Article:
KING: The coronavirus state by state trend line at the moment taking a turn in the wrong direction.

Let's take a look at the map, if you'll put it up for me. You see 19 states heading up. Seven of them, 50 percent rate of cases this week compared to last week. Nineteen states headed up. Thirteen states holding steady. Eighteen states have a case count going down. Those are the states in green. But all that red and orange are troubling signs as America reopens. Not a bad one-day case count but that's the things to watch.

Among the questions, as I bring in our chief medical correspondent, Dr. Sanjay Gupta, is whether it is safe to reopen schools at the end of summer into the fall.

Sanjay, I want to read to you a quote from Dr. Anthony Fauci, who had some caution here. "Children can get infected so, yes, you've got to be careful. You've got to be careful for them and you have to be careful that they may not spread it. Now to make an extrapolation that you should not open schools, I think, is a little bit of a reach."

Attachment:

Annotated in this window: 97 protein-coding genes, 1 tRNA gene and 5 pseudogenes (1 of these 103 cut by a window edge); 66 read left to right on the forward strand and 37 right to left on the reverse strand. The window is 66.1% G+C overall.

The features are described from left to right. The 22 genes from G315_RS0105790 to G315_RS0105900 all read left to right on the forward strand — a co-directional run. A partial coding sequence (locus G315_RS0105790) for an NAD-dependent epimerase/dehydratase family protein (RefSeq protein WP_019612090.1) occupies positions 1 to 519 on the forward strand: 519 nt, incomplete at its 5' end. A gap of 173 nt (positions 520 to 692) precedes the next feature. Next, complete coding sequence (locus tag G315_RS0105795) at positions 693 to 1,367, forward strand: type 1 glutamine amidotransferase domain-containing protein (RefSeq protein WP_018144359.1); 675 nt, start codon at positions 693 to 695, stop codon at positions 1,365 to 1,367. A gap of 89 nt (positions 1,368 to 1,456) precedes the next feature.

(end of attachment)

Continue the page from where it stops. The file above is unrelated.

What Dr. Fauci, if I am reading it there, if you prepare to do the right things, you can open schools?

DR. SANJAY GUPTA, CNN CHIEF MEDICAL CORRESPONDENT: I think so. In some ways, sort of reflects what he's been saying all along. I think, first of all, drawing a bit of a distinctions between colleges and primary schools. Colleges, people are living there and we know other infectious diseases and meningitis and things like that have spread on college campuses.

Younger people are at lower risk of becoming critically ill, although they can, as we've heard. We are still not entirely sure of how much they can spread it if they are harboring the virus in their bodies.


So I think the idea that schools can open but it will look a lot different, that reflects -- that's what he's been saying all along.

I will give you an example of how it may look different here for schools. Staggering start times, for example, so they're not all going to the school at the same time anymore. Obviously, increasing the space and the physical distance. Trying to avoid common areas, like a cafeteria, for example. So kids might be eating in the classrooms.

Classes like gyms or choir or things like that may not happen anymore because it's very hard to maintain physical distance.

But, yes, John, in all of our reporting and all the people we are talking to, first, drawing an extinction between colleges, which are making decisions on their own, and primary schools.